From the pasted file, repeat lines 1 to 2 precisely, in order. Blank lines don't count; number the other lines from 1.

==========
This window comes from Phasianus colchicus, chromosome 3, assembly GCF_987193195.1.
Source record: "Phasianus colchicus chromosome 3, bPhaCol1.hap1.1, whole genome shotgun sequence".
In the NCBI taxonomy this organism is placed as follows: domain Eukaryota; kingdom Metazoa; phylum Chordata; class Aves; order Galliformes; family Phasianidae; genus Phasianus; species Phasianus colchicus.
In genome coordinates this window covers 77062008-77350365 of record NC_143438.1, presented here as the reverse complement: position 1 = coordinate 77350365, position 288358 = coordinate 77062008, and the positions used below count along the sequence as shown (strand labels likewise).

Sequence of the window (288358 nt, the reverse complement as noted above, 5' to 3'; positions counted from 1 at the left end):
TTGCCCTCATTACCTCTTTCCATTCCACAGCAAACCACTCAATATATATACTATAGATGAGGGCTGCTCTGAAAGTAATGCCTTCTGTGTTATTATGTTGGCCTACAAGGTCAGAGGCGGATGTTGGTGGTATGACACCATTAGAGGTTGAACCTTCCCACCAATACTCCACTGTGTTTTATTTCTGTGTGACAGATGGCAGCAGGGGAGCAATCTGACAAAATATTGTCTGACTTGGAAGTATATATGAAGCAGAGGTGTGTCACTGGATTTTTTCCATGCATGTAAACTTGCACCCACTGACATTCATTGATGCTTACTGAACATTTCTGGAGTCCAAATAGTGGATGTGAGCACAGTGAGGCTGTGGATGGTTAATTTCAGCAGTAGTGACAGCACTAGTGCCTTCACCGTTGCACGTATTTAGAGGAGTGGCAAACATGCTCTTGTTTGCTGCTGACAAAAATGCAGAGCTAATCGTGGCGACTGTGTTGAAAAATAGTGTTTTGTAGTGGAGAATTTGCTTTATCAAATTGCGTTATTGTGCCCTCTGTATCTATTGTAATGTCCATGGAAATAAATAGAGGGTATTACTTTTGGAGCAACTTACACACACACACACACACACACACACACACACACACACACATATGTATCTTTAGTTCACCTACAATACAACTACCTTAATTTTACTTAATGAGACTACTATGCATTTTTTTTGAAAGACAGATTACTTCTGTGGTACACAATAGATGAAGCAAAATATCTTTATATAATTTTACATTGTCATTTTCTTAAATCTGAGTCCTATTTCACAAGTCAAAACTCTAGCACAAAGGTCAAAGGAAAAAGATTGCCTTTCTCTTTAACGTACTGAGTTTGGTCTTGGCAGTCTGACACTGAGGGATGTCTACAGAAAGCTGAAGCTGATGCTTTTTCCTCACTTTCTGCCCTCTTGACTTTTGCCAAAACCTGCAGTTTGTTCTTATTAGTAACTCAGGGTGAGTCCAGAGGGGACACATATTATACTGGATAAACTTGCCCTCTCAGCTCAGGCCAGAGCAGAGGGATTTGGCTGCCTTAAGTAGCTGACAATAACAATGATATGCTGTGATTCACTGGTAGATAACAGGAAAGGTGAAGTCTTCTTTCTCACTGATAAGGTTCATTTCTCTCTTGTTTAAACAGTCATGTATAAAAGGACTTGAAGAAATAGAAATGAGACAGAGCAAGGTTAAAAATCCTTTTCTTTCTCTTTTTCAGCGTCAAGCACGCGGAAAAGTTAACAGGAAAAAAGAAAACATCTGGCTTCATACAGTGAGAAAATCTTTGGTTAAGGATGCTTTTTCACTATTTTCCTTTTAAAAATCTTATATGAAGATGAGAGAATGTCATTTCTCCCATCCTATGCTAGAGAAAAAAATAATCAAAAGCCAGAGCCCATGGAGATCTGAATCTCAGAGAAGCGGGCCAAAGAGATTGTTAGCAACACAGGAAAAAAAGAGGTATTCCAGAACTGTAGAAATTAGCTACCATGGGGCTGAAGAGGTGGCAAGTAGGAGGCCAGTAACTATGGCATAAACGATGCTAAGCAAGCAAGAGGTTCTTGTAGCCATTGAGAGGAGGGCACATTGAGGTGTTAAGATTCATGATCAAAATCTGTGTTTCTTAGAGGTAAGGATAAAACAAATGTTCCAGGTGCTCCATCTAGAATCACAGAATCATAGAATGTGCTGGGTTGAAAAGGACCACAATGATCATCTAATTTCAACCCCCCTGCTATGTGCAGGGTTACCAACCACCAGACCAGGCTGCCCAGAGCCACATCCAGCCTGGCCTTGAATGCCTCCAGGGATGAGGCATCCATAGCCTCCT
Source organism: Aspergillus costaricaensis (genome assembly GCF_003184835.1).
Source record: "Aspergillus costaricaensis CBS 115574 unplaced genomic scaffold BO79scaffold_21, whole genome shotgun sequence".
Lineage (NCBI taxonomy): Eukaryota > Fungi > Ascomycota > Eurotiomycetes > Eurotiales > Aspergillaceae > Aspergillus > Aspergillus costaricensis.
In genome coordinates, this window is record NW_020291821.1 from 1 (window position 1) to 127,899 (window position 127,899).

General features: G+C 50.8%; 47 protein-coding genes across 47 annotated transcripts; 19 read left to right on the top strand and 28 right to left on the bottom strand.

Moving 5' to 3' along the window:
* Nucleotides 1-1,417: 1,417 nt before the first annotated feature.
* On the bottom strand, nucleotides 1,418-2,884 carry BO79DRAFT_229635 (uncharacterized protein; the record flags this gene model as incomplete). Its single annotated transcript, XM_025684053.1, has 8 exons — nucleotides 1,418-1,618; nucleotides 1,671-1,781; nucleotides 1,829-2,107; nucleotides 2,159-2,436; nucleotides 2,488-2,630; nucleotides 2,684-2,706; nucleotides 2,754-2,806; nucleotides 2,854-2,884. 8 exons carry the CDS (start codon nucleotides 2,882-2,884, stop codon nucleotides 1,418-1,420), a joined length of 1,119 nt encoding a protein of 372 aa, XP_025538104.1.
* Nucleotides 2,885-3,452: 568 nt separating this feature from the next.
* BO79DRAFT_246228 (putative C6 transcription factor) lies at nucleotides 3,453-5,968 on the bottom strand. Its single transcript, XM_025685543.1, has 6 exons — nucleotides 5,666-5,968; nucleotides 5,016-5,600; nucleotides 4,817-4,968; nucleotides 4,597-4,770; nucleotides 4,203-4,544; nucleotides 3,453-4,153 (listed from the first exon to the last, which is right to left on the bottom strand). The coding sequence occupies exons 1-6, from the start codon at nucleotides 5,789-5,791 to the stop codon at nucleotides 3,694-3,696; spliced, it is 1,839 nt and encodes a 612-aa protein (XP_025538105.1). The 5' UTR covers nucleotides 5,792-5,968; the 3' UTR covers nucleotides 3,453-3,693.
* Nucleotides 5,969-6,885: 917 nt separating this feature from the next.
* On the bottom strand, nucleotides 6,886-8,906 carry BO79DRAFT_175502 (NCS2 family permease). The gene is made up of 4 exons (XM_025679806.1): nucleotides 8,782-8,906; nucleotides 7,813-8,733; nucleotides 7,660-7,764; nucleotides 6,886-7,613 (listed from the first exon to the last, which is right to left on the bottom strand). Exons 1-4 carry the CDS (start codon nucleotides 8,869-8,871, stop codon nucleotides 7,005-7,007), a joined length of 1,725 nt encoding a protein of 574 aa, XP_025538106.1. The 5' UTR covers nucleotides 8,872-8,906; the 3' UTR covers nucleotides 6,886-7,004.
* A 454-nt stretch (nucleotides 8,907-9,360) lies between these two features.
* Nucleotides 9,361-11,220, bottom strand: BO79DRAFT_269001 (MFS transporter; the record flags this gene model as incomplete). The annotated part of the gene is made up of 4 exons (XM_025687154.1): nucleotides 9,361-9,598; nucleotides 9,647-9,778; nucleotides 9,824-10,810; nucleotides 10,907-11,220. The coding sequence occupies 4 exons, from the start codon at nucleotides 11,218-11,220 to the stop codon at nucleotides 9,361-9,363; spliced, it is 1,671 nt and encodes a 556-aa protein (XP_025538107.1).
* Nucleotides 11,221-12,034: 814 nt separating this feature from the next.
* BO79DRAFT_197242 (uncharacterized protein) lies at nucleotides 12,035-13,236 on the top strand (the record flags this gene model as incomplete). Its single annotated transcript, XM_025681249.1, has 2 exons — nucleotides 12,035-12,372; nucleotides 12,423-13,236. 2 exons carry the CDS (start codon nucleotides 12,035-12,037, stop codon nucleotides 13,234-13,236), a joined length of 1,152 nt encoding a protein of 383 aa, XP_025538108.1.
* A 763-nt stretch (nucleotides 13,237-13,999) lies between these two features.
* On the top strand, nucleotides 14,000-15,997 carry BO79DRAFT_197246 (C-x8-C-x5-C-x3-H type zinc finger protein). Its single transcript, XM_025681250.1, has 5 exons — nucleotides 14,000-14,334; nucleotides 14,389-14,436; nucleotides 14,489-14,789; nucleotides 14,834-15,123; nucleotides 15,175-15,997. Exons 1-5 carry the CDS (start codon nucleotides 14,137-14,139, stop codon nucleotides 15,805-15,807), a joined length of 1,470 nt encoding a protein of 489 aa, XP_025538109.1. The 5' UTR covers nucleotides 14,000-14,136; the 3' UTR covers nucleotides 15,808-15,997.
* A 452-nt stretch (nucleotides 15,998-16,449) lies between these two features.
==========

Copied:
This window comes from Phasianus colchicus, chromosome 3, assembly GCF_987193195.1.
Source record: "Phasianus colchicus chromosome 3, bPhaCol1.hap1.1, whole genome shotgun sequence".